Apple Computer has announced it will enable developers to use Java to write to its Next OpenStep-based "Yellow Box" APIs, thus creating native applications that eventually will be able to run cross-platform on Rhapsody, MacOS, and Rhapsody for Intel.
Developers and analysts have praised Rhapsody's Java enhancements and its backward compatibility to MacOS. Prior to the Java integration, developers had to use Objective-C to write native Yellow Box applications.
"It gives developers more flexibility. There's no question that developers aren't ecstatic in dealing with Objective-C, but I don't know if [Java] makes or breaks it for them," says Tim Bajarin, president of Creative Strategies in San Jose, California.
Michael Hopkins, a software engineer at Symantec, in Cupertino, California, says the Java integration definitely creates a better development environment.
"It makes it a lot more compelling to more people," Hopkins says. He also saysd this strategy protects a company's investment.
"If [Rhapsody] falls through, the programmers will still know Java," Hopkins says..
Eric Chu, Sun's product marketing manager for the Java Development Kit, said Java integration lets Apple tap a larger developer base, as compared to Objective-C.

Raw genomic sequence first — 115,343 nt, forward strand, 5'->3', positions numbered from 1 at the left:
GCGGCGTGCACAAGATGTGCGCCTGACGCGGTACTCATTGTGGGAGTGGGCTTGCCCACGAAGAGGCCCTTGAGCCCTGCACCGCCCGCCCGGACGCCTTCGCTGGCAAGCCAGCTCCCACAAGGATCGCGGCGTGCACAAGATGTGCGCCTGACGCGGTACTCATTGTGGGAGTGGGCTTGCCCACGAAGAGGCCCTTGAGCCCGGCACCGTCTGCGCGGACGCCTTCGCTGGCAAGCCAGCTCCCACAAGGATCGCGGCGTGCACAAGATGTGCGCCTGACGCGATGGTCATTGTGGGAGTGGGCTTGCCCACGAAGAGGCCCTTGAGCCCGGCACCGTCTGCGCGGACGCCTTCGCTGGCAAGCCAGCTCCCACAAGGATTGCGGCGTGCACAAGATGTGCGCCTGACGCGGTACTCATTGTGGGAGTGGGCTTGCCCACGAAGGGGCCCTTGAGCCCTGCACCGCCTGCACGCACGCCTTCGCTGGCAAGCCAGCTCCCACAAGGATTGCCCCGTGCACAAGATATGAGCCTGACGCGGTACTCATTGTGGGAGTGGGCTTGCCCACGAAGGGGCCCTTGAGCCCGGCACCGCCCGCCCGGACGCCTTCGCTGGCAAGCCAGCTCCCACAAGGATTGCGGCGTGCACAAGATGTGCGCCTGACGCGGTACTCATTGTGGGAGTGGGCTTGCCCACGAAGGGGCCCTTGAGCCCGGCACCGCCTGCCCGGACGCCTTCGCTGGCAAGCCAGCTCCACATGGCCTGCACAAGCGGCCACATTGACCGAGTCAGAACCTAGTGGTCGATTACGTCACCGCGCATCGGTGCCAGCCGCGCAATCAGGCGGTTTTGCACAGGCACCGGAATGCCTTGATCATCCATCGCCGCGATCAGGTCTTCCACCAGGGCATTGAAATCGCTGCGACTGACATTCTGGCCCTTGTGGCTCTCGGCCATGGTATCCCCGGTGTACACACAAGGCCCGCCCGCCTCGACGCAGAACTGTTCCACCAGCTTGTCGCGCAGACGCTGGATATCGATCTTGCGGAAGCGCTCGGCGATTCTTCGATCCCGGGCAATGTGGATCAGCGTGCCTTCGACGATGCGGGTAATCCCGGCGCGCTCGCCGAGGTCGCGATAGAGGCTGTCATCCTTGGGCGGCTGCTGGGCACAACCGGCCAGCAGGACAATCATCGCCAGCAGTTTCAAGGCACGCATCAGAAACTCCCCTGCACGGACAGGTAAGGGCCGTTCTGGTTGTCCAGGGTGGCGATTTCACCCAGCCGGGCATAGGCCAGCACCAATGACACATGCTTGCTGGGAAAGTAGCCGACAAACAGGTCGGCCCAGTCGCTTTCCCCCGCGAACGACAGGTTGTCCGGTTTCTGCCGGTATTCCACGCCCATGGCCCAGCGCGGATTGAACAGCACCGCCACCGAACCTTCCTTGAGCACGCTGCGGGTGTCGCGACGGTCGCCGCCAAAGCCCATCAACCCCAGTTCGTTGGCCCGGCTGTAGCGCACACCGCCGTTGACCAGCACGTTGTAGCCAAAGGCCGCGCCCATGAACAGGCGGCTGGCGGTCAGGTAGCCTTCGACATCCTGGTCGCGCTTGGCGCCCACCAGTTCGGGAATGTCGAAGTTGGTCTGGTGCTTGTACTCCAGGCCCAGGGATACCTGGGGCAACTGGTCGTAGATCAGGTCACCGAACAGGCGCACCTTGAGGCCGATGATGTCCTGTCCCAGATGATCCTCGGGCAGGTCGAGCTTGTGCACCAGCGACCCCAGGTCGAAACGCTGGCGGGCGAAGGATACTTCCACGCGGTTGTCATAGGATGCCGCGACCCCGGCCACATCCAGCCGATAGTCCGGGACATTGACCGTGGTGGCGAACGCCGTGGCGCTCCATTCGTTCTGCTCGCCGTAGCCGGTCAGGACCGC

In addition to its support of Sun's 100% Pure Java initiative to ensure cross-platform compliance, Apple joined Sun in pledging to help evolve the Java Foundation Classes, which will define the look and feel of Java applications.
The Yellow Box development environment also includes the WebObjects framework, which will provide an HTML interface to its objects to enable dynamic Web-based applications.
Apple also said it will not ship Exponential Technology microprocessors within the next year, because it found no advantage in switching from the IBM and Motorola-crafted G3 processors.
Meanwhile, QuickTime Interactive (QTI), a new product for enabling multimedia creation regardless of an initial authoring tool, is scheduled to be available early in 1998, according to Peter Hoddie, a QuickTime architect at Apple.
With QTI, developers also won't have to develop a specific player for their media and can use HyperCard 3.0 to script and edit QuickTime movies.
"QuickTime Interactive is the most aggressive thing we've tried in a while," Hoddie says.
Although Apple has prototypes of QuickTime working within Java, Hoddie said they "don't want to ship one just to say we did it. We want it to be useful."
QuickTime 3.0 for Macintosh and Windows is slated to ship this quarter.